Inside secret deal that Knut signed with teachers’ employer
The Kenya National Union of Teachers (Knut) signed a deal with the teachers’ employer that largely weakens the lobby’s labour rights bargaining power as compared to its former status, the Nation can reveal.
The new deal that repeals the recognition agreement signed with the Teachers Service Commission (TSC) on May 15, 1968 will lock out head teachers, limit Knut membership to primary school teachers and reduce branches.
The changes were introduced through the cashless collective bargaining agreement (CBA) the union signed with TSC on July 12.
The two parties did not divulge the finer details of the deal, but documents in our possession show the union might have signed away more than they received.
Knut, for instance, finally agreed that its members could now be promoted in line with the Career Progression Guidelines (CPGs) that have been a bone of contention between the union and the TSC.
The Employment and Labour Relations Court in June 2019 ruled that Knut members should not be subjected to the CPGs but rather be promoted according to the Schemes of Service for Teachers.
This resulted in the members being left out of promotions and CBA benefits, resulting in many of them quitting the union from July 2019.
“To standardise the terms and conditions of service and align the grading structure with the job evaluation results of 2016, parties hereby mutually agree to replace the Schemes of Service for Teachers and to formally adopt the provisions of CPGs as per the employer’s Circular No.7 of 2018,” it reads.
The CBA required the parties to review their decades-old recognition agreement and sign a new one that introduces the changes.
Not made public
The new document was signed on August 11, and again, this was not made public to the members.
“Parties mutually agree that this agreement revokes the recognition agreement by the parties dated May 15 1968,” it reads.
In 2019, TSC had written to Knut threatening to revoke their recognition agreement as relations between the two soured.
The union was then headed by Mr Wilson Sossion, who resigned on the eve of national elections in June.
Since the agreement is already effective, headteachers now officially do not belong to the union, further reducing its membership.
There are about 20,000 headteachers in the country. TSC initially wanted to lock out of membership about 80,000 teachers, including deputy headteachers and senior teachers.
“Parties mutually agree that a headteacher and/or a teacher acting in the position of a headteacher shall not be a member of the union,” the document reads.
According to the agreement, Knut will now only represent primary school teachers, in a departure from the past when any teacher could join the union.
Its constitution allows teachers from all cadres to become members.
“Member refers to a primary school teacher who does not fall under the defined constituency of any other union and have successfully subscribed to the union,” the agreement reads.
Knut Secretary General Collins Oyuu said the new agreement was necessary to protect the union’s main constituency, because more teachers’ unions have been registered.
“Other unions have ring-fenced their membership. There’s even another union that has applied for registration targeting primary school teachers. Suppose that union is registered, where will that leave us? We’ll be finished,” he told the Nation.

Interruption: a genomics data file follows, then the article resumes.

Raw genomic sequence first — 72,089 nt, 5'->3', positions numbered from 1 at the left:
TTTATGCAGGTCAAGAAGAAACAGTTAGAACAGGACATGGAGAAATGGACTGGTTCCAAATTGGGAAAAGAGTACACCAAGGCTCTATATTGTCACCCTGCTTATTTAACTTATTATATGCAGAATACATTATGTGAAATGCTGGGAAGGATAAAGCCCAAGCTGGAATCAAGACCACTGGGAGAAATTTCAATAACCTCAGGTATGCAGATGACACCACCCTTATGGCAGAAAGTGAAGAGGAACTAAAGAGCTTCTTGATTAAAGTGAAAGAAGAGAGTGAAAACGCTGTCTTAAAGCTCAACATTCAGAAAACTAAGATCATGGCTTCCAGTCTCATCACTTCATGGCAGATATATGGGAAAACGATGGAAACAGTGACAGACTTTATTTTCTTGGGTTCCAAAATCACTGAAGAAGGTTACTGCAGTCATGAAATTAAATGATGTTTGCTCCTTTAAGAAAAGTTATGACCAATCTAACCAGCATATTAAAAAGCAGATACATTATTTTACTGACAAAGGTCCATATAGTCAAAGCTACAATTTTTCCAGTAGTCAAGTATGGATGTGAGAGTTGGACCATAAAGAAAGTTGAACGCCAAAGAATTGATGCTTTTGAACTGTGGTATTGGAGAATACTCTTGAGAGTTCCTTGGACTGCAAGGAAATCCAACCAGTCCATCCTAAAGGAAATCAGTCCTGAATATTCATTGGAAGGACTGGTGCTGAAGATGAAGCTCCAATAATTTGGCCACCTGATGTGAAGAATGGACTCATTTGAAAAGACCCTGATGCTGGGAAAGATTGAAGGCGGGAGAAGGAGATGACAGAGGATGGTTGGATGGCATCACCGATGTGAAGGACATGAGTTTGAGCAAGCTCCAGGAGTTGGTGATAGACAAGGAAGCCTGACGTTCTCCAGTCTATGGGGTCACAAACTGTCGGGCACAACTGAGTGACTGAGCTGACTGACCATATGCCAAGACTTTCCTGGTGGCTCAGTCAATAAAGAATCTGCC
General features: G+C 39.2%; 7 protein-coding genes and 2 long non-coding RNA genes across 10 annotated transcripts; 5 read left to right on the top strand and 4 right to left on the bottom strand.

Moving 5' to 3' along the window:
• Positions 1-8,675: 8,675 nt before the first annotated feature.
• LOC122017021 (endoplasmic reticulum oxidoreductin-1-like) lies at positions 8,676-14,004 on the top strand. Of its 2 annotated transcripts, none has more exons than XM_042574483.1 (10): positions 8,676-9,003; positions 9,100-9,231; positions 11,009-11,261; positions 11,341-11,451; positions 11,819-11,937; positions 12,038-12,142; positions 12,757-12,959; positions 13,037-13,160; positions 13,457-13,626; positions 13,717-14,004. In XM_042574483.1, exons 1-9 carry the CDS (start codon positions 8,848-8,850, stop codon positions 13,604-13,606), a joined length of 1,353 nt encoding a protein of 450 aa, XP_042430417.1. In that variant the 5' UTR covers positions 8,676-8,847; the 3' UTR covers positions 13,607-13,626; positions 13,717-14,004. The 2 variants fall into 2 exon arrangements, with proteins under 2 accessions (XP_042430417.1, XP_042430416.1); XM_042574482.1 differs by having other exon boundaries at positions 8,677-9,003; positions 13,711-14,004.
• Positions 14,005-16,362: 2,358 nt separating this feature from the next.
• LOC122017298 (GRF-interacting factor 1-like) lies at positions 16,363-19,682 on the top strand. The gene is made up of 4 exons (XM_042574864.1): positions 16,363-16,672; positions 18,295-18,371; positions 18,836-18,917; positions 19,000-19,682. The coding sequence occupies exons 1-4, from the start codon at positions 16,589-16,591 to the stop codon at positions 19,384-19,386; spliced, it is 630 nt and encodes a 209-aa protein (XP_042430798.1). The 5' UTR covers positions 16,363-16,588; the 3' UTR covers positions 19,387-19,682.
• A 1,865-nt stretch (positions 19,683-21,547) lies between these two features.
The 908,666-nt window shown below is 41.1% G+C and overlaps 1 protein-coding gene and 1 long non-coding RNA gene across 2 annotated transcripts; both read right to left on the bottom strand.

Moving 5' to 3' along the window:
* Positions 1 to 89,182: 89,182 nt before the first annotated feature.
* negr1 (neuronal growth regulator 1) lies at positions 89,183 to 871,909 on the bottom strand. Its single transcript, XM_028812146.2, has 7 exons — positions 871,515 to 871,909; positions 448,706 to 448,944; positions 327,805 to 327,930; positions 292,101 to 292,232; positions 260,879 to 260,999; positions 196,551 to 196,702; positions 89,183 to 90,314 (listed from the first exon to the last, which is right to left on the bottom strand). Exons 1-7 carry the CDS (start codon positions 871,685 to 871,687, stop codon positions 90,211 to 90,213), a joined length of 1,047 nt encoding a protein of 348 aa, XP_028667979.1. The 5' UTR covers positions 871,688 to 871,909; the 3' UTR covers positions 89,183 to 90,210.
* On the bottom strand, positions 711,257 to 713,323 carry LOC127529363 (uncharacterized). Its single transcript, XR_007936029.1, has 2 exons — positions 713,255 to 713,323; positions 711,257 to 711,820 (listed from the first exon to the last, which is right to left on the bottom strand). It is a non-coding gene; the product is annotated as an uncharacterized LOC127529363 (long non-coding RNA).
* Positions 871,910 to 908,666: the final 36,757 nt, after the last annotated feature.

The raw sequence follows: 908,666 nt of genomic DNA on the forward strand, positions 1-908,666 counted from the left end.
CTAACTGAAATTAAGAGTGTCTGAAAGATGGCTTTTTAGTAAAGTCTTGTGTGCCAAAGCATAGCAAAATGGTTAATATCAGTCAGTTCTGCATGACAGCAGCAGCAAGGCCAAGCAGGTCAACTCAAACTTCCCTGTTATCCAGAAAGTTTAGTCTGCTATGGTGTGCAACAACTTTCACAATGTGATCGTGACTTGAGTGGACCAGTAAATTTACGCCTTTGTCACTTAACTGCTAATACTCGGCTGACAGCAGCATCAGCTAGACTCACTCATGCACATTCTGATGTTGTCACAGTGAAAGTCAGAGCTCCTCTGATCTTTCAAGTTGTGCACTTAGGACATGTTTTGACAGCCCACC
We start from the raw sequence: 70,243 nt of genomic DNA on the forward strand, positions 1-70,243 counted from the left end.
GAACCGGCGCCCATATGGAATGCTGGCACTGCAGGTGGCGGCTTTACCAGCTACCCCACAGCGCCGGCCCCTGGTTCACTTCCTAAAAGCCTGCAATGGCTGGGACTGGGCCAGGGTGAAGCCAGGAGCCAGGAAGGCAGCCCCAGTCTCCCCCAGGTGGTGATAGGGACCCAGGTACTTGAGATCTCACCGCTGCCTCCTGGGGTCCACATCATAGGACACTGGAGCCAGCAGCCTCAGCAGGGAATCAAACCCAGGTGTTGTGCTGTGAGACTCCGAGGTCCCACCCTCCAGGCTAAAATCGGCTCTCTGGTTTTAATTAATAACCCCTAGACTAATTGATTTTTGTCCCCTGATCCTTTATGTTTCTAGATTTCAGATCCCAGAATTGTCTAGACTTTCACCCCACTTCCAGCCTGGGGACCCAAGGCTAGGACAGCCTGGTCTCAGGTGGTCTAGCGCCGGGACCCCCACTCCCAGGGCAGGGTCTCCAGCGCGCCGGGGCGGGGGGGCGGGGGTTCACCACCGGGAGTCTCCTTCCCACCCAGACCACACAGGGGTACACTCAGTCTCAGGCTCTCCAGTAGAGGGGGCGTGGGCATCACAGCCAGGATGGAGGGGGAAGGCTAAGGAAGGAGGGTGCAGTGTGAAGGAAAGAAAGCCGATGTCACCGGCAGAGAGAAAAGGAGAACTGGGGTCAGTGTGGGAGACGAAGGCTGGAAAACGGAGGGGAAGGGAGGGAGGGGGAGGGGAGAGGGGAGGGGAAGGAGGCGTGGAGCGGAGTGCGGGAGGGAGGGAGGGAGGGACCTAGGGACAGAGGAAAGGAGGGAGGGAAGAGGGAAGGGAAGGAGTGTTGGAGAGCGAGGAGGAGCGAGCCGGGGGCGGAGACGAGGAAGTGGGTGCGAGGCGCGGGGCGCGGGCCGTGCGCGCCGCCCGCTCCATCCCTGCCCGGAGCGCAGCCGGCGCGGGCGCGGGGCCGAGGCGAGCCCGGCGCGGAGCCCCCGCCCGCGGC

Other unions include the Kenya Union of Post Primary Education Teachers (Kuppet), which draws most of its membership from secondary schools, and the Kenya Union of Special Needs Education Teachers.
On Tuesday, the National Education Union wrote to the Registrar of Trade Unions seeking registration.
The application was filed by Salim Omar and Company Advocates on behalf of two teachers, Mr Peter Omwanza Bosire and Mr David Kioko Musembei.
The new union will seek to recruit teachers from all levels of the teaching service and from both private and public schools.
The new TSC-Knut agreement also states that the union’s branches will be collapsed from 110 to 47.
However, this will take effect on July 1, 2026. Mr Oyuu said the reduction of branches aims at improving Knut management and services, saying some branches like Kuria East have less than 400 members.
He added that negotiations with TSC took three weeks and claimed that the proposal to reduce branches has been there since 2011. He added that the National Executive Committee of the union had ratified the changes.
Knut has seen its membership reduce from 187,000 who used to earn it Sh144 million monthly in union dues, to a paltry 15,000 contributing Sh11 million.
Mr Oyuu claimed that over 10,000 teachers have logged in to join the union since he was elected in June.
He said teachers “are running away from paying agency fees”, which are deducted from non-union members who benefit from deals struck by the union.
Such teachers do not, however, receive services from the union such as representation during disciplinary hearings.
One branch executive secretary who sought anonymity said that the union officials signed the documents to hasten processing of teachers’ deduction because the union is broke.
Officials and other staff have gone without salaries since July 2019 when TSC effected the punitive measures against it.
“Our leaders were negotiating under very unfavourable conditions and from a position of disadvantage. It was a ‘take it or leave it’ kind of scenario,” he said.
Kuppet-Secretary General Akello Misori told the Nation that the union did not sign a new recognition agreement with TSC.
“Agreements are subject to review but so far, we don’t have issues that require review,” he said.
Credit: Source link